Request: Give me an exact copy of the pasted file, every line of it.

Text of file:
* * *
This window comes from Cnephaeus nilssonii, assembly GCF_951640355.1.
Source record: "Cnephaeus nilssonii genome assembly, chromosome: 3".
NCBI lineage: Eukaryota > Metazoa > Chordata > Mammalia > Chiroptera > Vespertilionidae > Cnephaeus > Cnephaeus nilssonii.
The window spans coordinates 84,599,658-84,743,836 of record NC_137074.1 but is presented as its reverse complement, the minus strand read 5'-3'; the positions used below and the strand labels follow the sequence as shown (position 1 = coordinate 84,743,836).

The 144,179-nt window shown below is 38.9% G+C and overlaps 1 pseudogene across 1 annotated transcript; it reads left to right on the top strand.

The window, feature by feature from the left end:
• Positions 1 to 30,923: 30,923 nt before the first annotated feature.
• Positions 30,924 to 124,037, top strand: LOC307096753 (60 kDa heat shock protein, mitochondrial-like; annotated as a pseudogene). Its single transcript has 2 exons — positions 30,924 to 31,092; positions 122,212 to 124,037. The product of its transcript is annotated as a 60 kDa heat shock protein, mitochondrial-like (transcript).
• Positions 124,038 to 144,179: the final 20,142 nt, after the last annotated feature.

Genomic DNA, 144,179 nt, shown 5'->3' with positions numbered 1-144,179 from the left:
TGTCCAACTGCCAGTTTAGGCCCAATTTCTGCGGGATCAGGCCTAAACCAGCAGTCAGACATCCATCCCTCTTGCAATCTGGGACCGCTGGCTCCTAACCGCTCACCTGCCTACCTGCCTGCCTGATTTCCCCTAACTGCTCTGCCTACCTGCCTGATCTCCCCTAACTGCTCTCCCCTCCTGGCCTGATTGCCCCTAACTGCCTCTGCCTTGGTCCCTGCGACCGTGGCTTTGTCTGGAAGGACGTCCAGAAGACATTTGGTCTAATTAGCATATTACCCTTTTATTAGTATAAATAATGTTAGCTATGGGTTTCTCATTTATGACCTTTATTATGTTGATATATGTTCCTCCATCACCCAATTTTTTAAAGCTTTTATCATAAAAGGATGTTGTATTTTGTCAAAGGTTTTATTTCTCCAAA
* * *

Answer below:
This window comes from Cnephaeus nilssonii, assembly GCF_951640355.1.
Source record: "Cnephaeus nilssonii genome assembly, chromosome: 3".
NCBI lineage: Eukaryota > Metazoa > Chordata > Mammalia > Chiroptera > Vespertilionidae > Cnephaeus > Cnephaeus nilssonii.
The window spans coordinates 84,599,658-84,743,836 of record NC_137074.1 but is presented as its reverse complement, the minus strand read 5'-3'; the positions used below and the strand labels follow the sequence as shown (position 1 = coordinate 84,743,836).

The 144,179-nt window shown below is 38.9% G+C and overlaps 1 pseudogene across 1 annotated transcript; it reads left to right on the top strand.

The window, feature by feature from the left end:
• Positions 1 to 30,923: 30,923 nt before the first annotated feature.
• Positions 30,924 to 124,037, top strand: LOC307096753 (60 kDa heat shock protein, mitochondrial-like; annotated as a pseudogene). Its single transcript has 2 exons — positions 30,924 to 31,092; positions 122,212 to 124,037. The product of its transcript is annotated as a 60 kDa heat shock protein, mitochondrial-like (transcript).
• Positions 124,038 to 144,179: the final 20,142 nt, after the last annotated feature.

Genomic DNA, 144,179 nt, shown 5'->3' with positions numbered 1-144,179 from the left:
TGTCCAACTGCCAGTTTAGGCCCAATTTCTGCGGGATCAGGCCTAAACCAGCAGTCAGACATCCATCCCTCTTGCAATCTGGGACCGCTGGCTCCTAACCGCTCACCTGCCTACCTGCCTGCCTGATTTCCCCTAACTGCTCTGCCTACCTGCCTGATCTCCCCTAACTGCTCTCCCCTCCTGGCCTGATTGCCCCTAACTGCCTCTGCCTTGGTCCCTGCGACCGTGGCTTTGTCTGGAAGGACGTCCAGAAGACATTTGGTCTAATTAGCATATTACCCTTTTATTAGTATAAATAATGTTAGCTATGGGTTTCTCATTTATGACCTTTATTATGTTGATATATGTTCCTCCATCACCCAATTTTTTAAAGCTTTTATCATAAAAGGATGTTGTATTTTGTCAAAGGTTTTATTTCTCCAAA